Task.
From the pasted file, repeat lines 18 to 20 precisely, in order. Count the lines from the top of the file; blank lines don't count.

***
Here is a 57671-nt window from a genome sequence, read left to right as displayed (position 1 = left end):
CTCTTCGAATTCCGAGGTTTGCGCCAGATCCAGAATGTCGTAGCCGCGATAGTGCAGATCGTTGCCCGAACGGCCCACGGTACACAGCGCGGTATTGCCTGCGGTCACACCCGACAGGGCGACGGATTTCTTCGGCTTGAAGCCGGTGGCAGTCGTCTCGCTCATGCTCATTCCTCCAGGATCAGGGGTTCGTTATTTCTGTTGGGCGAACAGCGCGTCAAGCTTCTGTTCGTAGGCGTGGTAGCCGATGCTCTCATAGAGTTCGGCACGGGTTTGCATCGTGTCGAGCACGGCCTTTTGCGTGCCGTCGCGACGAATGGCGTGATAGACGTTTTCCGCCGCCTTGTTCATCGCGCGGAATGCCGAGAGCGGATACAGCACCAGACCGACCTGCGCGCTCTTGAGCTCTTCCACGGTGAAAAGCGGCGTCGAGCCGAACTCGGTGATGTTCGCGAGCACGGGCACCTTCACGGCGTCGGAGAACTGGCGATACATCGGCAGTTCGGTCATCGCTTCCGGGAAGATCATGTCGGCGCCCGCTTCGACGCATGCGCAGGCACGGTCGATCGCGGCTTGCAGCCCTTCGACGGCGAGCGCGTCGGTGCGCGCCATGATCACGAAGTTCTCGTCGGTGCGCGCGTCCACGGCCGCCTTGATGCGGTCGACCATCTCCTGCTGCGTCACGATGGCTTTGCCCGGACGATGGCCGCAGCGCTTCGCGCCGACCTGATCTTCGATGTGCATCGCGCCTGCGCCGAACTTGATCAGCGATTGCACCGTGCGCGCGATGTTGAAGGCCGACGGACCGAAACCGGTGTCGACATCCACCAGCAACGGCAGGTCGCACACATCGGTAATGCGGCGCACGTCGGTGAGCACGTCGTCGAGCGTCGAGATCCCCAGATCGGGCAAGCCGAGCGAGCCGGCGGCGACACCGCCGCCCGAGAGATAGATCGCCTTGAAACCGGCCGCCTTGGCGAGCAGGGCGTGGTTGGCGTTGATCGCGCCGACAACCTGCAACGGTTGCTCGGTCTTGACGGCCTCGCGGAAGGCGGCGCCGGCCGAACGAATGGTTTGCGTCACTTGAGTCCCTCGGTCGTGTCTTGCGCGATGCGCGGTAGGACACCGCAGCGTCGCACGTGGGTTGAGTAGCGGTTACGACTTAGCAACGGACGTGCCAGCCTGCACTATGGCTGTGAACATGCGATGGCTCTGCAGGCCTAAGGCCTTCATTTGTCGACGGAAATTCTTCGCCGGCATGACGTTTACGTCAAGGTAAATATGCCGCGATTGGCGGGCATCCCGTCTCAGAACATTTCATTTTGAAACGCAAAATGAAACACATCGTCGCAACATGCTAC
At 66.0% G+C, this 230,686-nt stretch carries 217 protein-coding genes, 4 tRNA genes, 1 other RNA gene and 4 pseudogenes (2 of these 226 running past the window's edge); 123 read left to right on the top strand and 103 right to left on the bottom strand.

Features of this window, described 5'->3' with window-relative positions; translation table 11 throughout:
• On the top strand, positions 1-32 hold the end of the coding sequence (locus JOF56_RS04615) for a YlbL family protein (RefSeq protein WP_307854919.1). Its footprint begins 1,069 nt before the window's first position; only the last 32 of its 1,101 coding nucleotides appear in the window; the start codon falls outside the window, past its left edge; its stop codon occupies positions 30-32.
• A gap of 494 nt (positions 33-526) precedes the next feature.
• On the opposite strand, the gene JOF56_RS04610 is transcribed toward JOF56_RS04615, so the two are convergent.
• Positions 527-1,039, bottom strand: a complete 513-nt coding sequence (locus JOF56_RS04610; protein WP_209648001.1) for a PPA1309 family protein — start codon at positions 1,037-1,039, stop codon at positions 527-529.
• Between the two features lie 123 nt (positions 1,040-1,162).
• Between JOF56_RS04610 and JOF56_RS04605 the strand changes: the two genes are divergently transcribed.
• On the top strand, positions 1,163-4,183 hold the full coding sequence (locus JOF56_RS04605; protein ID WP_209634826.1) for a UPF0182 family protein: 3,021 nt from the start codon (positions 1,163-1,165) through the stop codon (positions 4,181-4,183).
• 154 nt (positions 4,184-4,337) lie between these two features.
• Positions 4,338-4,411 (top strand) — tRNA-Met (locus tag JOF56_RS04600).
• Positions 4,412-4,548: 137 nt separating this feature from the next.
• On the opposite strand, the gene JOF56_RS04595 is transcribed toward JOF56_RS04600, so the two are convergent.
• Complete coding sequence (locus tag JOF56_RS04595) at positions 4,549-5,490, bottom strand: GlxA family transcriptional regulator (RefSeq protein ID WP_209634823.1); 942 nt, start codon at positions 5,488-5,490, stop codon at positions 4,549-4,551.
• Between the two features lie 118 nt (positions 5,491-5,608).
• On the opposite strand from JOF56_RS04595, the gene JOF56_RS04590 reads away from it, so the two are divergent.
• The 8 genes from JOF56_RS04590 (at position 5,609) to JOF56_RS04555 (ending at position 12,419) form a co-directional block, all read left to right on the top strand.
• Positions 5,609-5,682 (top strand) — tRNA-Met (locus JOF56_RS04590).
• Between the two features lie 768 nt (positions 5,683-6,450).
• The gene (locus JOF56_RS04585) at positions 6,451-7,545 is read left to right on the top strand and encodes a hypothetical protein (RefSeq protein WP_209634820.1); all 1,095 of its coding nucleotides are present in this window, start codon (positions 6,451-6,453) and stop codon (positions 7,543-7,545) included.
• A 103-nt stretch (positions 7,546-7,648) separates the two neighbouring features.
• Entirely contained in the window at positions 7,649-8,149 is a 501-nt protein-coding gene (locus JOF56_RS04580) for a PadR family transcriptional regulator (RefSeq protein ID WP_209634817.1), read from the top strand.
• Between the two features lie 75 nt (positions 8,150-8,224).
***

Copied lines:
• On the opposite strand from JOF56_RS04595, the gene JOF56_RS04590 reads away from it, so the two are divergent.
• The 8 genes from JOF56_RS04590 (at position 5,609) to JOF56_RS04555 (ending at position 12,419) form a co-directional block, all read left to right on the top strand.
• Positions 5,609-5,682 (top strand) — tRNA-Met (locus JOF56_RS04590).